Santa Maria della Consolazione
|Church of Santa Maria della Consolazione|
|Architect(s)||Martino Longhi the Elder|
The church is named after an icon of the Virgin Mary which was placed on this site to console criminals who were tossed down off the cliff above the church, thought to be the Tarpeian Rock from where condemned Roman criminals were tossed to their death in Roman times. In 1385 a condemned nobleman, Giordanello degli Alberini, paid 2 gold florins for the icon to provide consolation for criminals facing death.
Architecture and art
The first church was built here in 1470, and rebuilt during 1583-1600 by Martino Longhi the Elder, during which time the Mannerist façade was installed. The tympanum was completed in 1827 by Pasquale Belli.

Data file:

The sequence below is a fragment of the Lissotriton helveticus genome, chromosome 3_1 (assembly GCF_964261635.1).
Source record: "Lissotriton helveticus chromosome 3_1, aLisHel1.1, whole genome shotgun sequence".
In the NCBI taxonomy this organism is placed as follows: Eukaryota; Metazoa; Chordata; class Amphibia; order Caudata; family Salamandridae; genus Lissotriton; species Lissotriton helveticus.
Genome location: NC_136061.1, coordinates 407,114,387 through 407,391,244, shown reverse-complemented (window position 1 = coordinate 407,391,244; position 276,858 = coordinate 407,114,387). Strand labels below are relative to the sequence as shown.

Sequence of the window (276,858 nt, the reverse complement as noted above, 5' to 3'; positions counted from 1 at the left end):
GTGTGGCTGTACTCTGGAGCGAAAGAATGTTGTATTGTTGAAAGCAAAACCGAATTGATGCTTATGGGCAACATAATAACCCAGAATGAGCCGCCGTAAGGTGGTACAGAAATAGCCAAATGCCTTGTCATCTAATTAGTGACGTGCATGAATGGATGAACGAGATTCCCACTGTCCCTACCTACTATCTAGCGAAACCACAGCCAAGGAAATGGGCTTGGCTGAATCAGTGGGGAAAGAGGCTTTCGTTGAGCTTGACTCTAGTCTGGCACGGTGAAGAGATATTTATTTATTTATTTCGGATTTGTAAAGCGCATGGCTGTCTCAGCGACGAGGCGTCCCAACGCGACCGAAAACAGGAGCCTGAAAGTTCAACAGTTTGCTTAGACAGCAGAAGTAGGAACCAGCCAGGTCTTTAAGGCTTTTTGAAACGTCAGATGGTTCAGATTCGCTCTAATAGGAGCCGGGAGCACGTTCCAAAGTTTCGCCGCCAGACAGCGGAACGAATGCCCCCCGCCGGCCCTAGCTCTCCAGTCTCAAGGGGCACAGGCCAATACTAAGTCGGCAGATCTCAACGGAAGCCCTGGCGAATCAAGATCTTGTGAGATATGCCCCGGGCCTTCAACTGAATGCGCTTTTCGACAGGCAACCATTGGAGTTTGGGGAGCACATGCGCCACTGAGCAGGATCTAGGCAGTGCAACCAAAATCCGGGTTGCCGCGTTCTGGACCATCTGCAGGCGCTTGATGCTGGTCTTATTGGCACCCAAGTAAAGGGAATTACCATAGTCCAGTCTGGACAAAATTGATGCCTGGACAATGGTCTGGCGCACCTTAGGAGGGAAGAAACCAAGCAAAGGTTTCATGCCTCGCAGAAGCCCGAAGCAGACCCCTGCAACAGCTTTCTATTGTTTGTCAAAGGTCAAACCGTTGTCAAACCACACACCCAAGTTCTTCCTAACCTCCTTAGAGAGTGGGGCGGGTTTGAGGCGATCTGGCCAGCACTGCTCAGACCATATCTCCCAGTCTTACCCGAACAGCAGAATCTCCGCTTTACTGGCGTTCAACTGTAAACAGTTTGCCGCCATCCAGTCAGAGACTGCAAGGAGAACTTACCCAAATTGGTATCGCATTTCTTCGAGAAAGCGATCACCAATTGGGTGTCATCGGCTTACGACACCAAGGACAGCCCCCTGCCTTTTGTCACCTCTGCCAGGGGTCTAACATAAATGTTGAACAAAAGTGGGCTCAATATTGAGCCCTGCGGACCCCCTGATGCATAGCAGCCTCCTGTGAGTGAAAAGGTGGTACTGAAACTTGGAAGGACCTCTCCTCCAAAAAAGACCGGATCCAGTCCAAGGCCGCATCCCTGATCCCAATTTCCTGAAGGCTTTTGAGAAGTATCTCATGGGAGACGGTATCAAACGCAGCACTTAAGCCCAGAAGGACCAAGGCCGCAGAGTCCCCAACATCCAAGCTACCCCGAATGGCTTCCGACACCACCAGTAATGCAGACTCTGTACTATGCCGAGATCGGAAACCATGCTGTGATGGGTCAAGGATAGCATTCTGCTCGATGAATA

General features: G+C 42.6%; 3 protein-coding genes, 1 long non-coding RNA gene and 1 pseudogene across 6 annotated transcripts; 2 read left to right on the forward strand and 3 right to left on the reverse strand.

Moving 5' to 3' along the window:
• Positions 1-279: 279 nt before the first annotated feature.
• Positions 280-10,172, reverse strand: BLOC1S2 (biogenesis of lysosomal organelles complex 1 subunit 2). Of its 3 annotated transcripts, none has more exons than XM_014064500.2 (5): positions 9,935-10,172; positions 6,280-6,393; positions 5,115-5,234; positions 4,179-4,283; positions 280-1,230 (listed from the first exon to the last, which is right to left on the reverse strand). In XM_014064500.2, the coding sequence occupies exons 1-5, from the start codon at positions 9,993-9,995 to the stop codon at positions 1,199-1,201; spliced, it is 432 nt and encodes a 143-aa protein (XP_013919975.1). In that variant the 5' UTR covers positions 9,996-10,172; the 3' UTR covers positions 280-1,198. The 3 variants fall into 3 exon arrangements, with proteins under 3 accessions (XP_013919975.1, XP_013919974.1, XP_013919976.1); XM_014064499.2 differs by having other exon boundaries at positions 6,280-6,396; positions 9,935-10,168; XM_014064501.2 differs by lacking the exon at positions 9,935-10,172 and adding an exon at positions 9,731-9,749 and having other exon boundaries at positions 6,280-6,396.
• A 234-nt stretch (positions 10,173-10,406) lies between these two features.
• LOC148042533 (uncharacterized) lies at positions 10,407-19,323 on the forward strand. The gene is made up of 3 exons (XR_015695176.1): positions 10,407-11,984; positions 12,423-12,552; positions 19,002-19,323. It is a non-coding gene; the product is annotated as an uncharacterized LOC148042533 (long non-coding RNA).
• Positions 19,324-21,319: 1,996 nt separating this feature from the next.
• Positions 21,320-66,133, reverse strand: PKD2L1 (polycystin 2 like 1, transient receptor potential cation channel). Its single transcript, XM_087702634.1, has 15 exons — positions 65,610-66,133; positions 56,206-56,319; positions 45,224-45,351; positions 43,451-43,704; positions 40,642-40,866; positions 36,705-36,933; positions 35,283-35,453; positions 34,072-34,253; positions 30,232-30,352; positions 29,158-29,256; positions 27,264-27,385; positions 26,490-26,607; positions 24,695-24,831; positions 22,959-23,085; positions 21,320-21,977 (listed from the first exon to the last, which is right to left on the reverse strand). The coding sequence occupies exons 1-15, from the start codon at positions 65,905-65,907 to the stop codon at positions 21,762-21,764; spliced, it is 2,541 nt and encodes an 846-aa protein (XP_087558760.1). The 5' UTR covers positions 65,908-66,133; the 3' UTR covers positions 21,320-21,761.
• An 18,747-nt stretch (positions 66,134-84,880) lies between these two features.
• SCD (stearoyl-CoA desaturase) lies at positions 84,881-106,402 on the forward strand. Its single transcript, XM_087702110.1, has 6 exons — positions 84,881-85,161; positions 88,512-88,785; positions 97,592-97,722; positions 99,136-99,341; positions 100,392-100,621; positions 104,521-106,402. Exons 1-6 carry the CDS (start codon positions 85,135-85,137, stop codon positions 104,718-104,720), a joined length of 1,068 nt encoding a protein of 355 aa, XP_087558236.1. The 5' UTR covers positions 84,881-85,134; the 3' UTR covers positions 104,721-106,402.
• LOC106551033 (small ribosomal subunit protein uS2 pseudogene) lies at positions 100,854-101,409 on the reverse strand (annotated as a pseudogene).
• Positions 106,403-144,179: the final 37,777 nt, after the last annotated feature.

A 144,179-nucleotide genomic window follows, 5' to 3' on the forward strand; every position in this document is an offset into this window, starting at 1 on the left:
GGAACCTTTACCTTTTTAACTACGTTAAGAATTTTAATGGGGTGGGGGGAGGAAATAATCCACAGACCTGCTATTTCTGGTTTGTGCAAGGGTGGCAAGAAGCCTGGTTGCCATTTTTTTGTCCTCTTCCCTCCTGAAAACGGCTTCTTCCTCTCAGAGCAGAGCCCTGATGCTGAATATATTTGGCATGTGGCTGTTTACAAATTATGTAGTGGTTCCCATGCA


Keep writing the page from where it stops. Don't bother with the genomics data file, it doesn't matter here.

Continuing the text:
The first chapel on the right has frescoes of Scenes of the Passion (1556) by Taddeo Zuccari. The second chapel has a Madonna with Christ-child and Saints (1575) by Livio Agresti. The third chapel has a Story of Jesus and Virgin by Giovanni Baglione. The chapel to the right of the presbytery has an icon of mary from the 13th century. The altar, designed by Martino Loghi, has a fresco copy of the 14th century Madonna della Consolazione repainted by Antoniazzo Romano. The walls of the presbytery are frescoed with a Nativity and an Assumption by Niccolò Circignani (il Pomarancio), who also painted the Scenes of the life of Mary and Jesus in the fifth chapel. The 4th chapel to the left has Life of St. Andrew frescoes by Marzio Colantonio Ganassini. In the 3rd chapel on the left, are frescoes of scenes from the life of the Virgin by Francesco Nappi; the 2nd chapel on the left has a St. Francis receives the stigmata of the 17th century; the 1st chapel has a Mystical marriage of St. Catherine (c. 1530), a marble relief by Raffaello da Montelupo.